Opinion: The musical Annie got it in one. “You’re never fully dressed without a smile,” cast members sing.
Most of us take our grins for granted.
Yet for some, not being able to smile comes at a huge personal cost.
Sheetz, an American coffee shop chain, hit the news recently because of its policy that bans employees with visible teeth problems. Its employee handbook states that ‘applicants with obvious missing, broken or badly discoloured teeth … are not qualified for employment with Sheetz’.
After media coverage, Sheetz has reviewed and removed the policy recognising it was out-of-step with its company values of recognising and honouring the diverse experiences of its employees.
The policy may be gone but (forgive me for being cynical) I doubt the behaviours will: the expectation that your coffee is served by someone with a full mouth of pearly whites.
I doubt any New Zealand companies have such overt statements about physical appearances in their hiring policies.
But I bet applicants are insidiously judged on the state of their teeth anyway.
So not only will bad teeth hurt your gums, they’ll hurt your employment prospects too.
This is in a country where the cost of dental care is prohibitive for most. A report by the Association of Salaried Medical Specialists Toi Mata Hauora found 40 percent of New Zealanders – and half of Māori and Pasifika people – can’t afford dental care.
While debate about universal access to dental care goes on … there is something we can all do that costs nothing: check our own prejudices when we are greeted by a less than perfect smile
The report found a quarter of a million New Zealanders annually have their teeth pulled because the decay is so bad. Over the past decade there has been a 31 percent increase in hospitalisations for oral health.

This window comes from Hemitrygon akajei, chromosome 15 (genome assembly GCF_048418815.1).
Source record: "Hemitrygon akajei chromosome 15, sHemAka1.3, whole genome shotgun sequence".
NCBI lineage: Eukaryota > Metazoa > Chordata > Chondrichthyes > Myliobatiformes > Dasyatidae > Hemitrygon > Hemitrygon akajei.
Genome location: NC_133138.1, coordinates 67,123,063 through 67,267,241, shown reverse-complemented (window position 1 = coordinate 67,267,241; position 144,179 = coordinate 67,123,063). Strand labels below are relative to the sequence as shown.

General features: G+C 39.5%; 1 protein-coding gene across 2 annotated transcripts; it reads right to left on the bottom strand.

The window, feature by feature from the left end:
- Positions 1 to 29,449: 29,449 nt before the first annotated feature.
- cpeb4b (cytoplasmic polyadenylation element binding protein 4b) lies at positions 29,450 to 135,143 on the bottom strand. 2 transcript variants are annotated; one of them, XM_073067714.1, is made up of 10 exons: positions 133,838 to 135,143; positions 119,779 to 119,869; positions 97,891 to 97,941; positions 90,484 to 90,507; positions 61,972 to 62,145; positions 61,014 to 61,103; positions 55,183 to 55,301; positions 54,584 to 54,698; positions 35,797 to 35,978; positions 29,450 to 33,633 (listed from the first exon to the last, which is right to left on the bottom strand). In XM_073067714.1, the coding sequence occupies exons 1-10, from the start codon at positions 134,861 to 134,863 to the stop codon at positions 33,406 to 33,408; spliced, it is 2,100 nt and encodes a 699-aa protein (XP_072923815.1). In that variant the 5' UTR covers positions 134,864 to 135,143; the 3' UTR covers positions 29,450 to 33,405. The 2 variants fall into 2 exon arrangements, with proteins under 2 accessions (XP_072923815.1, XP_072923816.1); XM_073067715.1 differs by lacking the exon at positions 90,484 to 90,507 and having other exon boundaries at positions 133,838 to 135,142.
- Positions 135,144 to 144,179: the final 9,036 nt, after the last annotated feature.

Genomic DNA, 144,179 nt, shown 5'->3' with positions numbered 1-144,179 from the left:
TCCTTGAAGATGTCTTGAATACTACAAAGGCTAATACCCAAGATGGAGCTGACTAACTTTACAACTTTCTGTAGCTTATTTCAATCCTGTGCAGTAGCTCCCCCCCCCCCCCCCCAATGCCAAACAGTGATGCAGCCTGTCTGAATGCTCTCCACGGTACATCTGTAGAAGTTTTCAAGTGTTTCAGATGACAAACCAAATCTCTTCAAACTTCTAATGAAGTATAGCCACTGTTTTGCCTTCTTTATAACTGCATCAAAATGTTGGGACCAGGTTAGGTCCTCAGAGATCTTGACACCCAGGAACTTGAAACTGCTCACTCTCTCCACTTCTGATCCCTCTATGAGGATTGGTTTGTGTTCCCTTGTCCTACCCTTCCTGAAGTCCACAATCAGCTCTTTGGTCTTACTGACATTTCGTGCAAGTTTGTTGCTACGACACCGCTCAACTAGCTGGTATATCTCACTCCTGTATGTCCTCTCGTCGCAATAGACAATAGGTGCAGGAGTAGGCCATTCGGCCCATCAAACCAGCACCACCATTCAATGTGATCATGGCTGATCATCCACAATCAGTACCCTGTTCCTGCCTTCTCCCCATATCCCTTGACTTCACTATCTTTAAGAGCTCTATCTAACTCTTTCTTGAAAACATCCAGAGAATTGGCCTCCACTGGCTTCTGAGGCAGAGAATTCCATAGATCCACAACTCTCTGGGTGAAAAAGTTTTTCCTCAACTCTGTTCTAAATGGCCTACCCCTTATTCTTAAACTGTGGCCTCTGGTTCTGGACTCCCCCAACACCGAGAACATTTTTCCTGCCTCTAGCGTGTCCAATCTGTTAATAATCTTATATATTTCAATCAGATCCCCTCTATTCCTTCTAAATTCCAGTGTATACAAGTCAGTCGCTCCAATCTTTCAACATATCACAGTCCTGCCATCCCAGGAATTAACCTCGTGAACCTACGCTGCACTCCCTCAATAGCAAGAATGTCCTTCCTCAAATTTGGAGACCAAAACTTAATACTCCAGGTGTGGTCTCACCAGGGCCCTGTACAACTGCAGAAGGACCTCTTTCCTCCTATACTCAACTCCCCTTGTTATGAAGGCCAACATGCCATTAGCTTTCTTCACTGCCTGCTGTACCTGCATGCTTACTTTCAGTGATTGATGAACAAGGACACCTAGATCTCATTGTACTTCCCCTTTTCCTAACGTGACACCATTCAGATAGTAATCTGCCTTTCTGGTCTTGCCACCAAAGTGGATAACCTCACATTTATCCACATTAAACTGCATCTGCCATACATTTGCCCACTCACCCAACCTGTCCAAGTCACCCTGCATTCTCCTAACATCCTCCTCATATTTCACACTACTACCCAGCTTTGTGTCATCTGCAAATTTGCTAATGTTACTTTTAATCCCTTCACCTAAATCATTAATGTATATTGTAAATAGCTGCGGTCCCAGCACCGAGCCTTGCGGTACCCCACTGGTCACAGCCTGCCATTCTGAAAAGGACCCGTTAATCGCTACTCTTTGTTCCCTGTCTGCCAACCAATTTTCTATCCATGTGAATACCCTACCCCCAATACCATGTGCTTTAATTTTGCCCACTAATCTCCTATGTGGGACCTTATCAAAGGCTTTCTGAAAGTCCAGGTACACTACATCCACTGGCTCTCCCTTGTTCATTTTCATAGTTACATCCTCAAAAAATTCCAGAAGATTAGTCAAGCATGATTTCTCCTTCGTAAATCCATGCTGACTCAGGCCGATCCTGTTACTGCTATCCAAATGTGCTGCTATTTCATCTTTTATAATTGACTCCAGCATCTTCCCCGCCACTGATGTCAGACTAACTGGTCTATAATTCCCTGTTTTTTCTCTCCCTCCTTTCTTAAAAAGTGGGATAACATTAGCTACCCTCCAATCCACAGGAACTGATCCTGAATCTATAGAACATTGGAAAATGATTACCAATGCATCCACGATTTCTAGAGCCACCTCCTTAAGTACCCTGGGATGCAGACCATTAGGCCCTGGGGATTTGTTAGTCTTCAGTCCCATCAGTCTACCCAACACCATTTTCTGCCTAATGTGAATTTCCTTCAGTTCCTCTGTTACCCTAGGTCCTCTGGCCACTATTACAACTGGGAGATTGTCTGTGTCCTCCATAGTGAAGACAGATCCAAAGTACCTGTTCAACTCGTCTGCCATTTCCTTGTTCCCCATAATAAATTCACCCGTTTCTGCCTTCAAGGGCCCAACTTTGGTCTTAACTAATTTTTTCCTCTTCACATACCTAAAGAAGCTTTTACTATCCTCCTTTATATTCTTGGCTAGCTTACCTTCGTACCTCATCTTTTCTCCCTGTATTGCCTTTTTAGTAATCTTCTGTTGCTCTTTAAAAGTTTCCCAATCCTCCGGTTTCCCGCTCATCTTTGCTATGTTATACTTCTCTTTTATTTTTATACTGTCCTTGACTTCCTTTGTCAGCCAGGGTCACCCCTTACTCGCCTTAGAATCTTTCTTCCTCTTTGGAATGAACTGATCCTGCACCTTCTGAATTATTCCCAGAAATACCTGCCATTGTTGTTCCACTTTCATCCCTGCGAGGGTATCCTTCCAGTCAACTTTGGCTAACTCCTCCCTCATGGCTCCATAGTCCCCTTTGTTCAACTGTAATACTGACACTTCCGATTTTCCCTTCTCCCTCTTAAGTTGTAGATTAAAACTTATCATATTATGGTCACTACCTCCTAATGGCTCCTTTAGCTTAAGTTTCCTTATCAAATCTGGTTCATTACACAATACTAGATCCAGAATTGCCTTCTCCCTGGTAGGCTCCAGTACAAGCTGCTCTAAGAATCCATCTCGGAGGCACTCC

We hold the record for the highest unmet need for adult dental care among 11 comparable countries. Not an accolade anyone would be proud of.
At the Wellington Homeless Women’s Trust, we see the impact of bad teeth first hand. Many who stay with us have not had access to proper dental care for many years, if at all.
They know the judgment they face in a job interview should they show their imperfect smiles. Damaged smiles, low confidence, poor self-image, and poor employment prospects go together.
For one woman who stayed with us, thanks to funding from the Clare Foundation, we were able to get her dentures. “Getting support with my teeth was the motivation to get my full-time job,” she said. “I no longer will be covering my mouth or looking down at the ground. This will encourage me to present myself in a way I used to.”
She completed her studies, has a full-time job and her grin is never far away. One success story thanks to a proactive philanthropist.
But there are thousands of people damaged not only by the poor state of their teeth, but also by our attitudes towards them.
While debate about universal access to dental care goes on (something the Association of Salaried Medical Specialists is advocating for), there is something we can all do that costs nothing: check our own prejudices when we are greeted by a less than perfect smile.
Now all that is needed is for this column to end with a cheesy smile quote. Here it is: smile – sunshine is good for your teeth (if you have any, that is).